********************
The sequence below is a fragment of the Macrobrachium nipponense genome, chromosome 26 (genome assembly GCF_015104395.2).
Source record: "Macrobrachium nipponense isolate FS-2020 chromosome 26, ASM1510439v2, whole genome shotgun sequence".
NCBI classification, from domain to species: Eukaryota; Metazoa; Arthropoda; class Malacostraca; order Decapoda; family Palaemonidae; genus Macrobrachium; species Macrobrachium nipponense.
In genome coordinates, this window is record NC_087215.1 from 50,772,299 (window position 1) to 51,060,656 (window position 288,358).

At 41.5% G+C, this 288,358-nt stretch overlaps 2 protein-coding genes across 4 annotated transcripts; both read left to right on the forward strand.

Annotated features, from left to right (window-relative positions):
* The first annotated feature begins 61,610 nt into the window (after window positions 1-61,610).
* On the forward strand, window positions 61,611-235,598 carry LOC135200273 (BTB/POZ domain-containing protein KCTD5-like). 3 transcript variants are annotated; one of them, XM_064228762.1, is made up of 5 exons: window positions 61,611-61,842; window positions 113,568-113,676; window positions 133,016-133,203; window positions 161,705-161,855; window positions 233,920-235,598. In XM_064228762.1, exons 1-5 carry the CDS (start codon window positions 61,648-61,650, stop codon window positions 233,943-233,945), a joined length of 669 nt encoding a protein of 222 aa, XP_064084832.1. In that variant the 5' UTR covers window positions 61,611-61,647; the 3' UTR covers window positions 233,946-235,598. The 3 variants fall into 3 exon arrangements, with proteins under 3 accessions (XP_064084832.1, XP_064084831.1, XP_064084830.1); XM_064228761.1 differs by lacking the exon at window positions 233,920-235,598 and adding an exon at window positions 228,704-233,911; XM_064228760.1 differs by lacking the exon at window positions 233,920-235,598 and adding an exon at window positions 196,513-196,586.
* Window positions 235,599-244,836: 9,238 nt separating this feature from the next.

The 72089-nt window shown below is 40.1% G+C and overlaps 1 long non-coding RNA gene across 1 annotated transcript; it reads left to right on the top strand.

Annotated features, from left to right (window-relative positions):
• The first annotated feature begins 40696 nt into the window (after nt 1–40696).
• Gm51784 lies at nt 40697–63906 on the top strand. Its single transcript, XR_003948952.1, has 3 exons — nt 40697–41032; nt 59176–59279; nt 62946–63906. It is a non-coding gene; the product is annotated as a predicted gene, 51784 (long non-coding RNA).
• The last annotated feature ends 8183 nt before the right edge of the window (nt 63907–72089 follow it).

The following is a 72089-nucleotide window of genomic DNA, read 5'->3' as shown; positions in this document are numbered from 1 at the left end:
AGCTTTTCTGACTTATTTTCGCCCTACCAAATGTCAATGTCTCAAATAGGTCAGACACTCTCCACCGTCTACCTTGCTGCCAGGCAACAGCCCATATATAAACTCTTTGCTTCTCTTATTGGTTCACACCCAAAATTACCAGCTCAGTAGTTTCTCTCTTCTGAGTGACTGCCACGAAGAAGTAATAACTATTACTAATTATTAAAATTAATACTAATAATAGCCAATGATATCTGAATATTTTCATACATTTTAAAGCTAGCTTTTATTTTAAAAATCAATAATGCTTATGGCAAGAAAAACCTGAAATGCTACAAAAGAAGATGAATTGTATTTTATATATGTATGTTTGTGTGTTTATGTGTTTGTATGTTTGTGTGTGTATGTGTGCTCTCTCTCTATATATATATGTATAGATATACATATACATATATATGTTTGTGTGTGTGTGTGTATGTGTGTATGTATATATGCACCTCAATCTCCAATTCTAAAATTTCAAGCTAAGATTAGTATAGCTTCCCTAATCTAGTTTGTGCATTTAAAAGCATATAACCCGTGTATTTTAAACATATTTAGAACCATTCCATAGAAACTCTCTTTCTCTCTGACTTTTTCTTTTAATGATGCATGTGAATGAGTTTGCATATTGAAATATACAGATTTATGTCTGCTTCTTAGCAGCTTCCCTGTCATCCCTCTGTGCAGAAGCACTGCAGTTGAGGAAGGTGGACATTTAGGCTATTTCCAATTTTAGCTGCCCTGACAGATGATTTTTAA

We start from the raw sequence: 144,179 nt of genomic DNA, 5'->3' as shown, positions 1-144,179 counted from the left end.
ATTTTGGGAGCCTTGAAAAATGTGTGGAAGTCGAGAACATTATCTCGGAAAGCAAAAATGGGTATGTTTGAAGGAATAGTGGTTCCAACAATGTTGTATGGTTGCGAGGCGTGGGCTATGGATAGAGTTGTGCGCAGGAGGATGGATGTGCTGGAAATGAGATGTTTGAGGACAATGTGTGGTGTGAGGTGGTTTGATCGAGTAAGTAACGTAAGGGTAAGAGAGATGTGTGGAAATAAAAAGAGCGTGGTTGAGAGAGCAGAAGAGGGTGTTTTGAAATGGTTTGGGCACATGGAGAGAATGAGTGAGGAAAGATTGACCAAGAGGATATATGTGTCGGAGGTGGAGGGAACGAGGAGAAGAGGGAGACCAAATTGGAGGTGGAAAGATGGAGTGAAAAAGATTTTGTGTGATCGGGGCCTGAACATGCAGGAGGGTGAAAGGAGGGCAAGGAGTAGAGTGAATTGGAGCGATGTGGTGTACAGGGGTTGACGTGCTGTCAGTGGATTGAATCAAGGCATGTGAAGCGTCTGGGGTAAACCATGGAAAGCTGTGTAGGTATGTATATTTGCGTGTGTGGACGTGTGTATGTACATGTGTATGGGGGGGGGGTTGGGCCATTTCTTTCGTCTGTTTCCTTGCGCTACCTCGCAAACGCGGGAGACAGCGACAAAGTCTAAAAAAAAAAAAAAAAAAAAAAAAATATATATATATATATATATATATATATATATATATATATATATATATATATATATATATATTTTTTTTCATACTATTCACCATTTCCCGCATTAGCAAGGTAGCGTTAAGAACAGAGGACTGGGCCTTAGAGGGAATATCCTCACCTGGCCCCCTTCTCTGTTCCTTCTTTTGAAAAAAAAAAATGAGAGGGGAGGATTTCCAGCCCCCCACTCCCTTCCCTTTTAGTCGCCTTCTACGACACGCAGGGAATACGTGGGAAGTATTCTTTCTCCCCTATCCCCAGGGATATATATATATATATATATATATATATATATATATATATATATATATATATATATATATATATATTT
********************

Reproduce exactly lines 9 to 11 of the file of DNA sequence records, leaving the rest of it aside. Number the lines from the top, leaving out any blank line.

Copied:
* Window positions 235,599-244,836: 9,238 nt separating this feature from the next.

The 72089-nt window shown below is 40.1% G+C and overlaps 1 long non-coding RNA gene across 1 annotated transcript; it reads left to right on the top strand.

Annotated features, from left to right (window-relative positions):